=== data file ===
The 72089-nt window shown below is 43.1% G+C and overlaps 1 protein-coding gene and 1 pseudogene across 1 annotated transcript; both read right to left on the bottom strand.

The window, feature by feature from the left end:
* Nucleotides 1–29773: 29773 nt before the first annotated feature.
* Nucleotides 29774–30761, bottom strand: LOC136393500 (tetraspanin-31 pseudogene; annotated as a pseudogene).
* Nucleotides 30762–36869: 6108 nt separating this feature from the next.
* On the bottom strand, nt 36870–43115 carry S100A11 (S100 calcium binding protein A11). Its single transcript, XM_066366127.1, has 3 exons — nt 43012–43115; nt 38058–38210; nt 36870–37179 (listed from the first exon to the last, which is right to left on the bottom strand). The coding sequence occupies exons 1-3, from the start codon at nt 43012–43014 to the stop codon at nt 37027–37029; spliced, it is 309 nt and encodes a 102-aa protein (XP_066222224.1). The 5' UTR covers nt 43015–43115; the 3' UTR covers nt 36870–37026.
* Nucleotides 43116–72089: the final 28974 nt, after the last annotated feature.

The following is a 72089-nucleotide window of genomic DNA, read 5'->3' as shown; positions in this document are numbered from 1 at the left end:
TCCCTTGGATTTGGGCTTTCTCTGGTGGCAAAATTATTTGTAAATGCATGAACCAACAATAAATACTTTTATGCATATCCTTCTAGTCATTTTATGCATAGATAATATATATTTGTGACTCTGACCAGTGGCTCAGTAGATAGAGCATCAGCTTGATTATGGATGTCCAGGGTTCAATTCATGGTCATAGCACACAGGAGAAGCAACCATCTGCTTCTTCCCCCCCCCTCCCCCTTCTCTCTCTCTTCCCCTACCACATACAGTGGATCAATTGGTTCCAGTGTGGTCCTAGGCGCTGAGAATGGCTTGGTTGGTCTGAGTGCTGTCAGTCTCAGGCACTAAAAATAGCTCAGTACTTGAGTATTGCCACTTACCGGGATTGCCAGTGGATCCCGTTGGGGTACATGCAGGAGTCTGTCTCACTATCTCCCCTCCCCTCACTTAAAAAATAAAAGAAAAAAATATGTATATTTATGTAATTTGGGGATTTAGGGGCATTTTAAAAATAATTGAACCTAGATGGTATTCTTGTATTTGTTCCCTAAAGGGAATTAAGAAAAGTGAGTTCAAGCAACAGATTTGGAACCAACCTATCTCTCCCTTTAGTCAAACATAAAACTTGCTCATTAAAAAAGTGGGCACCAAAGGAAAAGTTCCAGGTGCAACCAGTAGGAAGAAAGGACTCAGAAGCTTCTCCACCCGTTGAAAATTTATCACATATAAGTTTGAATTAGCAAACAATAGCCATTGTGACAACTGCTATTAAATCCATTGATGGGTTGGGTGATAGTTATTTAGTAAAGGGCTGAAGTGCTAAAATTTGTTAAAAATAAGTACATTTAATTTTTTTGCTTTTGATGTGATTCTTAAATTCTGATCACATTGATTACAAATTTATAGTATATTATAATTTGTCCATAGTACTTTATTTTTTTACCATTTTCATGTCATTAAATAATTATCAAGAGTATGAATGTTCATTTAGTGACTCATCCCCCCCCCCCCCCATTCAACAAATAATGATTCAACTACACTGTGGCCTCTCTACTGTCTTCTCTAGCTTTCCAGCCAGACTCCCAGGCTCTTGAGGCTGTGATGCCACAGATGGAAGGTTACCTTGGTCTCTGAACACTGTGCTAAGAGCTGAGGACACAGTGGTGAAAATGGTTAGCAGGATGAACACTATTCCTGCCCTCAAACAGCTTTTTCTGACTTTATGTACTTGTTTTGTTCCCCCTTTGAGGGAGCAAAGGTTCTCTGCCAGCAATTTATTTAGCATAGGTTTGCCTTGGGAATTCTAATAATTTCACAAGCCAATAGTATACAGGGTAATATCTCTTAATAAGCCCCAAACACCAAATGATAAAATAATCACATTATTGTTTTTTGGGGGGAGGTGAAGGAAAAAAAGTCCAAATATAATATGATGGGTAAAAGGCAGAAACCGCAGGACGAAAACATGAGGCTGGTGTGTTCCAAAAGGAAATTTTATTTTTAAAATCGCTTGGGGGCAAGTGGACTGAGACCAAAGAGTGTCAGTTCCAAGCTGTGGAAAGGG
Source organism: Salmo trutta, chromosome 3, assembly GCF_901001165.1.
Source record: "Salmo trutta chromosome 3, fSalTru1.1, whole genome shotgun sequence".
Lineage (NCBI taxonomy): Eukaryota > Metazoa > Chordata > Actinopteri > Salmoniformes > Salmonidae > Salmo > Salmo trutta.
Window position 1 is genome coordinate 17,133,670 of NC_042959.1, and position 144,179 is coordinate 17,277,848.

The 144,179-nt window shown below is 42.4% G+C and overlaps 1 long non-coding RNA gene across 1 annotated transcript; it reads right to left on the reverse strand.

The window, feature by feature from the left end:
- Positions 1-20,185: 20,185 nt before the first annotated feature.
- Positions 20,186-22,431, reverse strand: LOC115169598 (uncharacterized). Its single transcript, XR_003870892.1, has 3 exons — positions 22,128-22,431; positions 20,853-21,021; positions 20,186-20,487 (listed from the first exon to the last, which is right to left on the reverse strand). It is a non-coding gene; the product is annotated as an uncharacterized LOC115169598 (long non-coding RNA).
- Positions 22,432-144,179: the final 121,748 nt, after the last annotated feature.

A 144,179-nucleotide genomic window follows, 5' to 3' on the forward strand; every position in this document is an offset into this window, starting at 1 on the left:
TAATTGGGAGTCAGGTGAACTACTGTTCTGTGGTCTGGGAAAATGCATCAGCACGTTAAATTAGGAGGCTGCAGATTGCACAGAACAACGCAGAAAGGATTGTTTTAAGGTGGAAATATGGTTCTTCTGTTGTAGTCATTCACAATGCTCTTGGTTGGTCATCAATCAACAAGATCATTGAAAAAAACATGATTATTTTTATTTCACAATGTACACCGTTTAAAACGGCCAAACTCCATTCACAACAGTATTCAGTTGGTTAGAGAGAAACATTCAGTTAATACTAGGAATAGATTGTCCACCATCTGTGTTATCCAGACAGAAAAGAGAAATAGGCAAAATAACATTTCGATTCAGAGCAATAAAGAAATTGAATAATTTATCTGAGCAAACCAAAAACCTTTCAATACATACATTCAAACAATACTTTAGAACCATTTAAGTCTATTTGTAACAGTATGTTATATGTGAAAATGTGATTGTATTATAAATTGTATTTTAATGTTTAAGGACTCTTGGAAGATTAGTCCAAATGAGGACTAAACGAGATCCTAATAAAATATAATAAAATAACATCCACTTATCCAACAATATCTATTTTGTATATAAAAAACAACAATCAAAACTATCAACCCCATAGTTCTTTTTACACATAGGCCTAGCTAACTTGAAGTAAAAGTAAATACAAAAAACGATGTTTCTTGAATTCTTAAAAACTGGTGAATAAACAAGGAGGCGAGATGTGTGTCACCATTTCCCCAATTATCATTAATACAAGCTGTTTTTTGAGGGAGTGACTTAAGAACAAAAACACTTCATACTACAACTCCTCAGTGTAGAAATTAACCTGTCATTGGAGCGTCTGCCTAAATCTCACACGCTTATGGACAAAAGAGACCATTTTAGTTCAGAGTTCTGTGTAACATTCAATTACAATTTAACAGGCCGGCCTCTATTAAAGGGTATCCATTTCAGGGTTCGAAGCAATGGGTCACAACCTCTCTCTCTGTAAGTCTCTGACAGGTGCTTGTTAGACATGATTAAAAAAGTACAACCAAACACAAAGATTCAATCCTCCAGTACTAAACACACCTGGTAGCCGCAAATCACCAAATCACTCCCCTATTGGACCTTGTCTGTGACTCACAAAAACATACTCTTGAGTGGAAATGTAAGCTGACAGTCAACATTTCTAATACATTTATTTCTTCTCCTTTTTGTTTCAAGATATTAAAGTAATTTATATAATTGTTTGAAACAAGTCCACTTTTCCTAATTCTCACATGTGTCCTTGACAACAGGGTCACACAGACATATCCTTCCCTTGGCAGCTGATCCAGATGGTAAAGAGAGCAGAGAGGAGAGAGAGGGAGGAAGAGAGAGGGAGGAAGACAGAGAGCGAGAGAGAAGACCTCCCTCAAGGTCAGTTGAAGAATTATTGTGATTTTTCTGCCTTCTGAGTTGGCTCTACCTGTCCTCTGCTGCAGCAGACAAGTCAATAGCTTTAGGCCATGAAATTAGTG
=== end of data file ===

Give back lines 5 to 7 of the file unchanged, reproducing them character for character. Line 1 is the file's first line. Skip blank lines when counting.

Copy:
* Nucleotides 30762–36869: 6108 nt separating this feature from the next.
* On the bottom strand, nt 36870–43115 carry S100A11 (S100 calcium binding protein A11). Its single transcript, XM_066366127.1, has 3 exons — nt 43012–43115; nt 38058–38210; nt 36870–37179 (listed from the first exon to the last, which is right to left on the bottom strand). The coding sequence occupies exons 1-3, from the start codon at nt 43012–43014 to the stop codon at nt 37027–37029; spliced, it is 309 nt and encodes a 102-aa protein (XP_066222224.1). The 5' UTR covers nt 43015–43115; the 3' UTR covers nt 36870–37026.
* Nucleotides 43116–72089: the final 28974 nt, after the last annotated feature.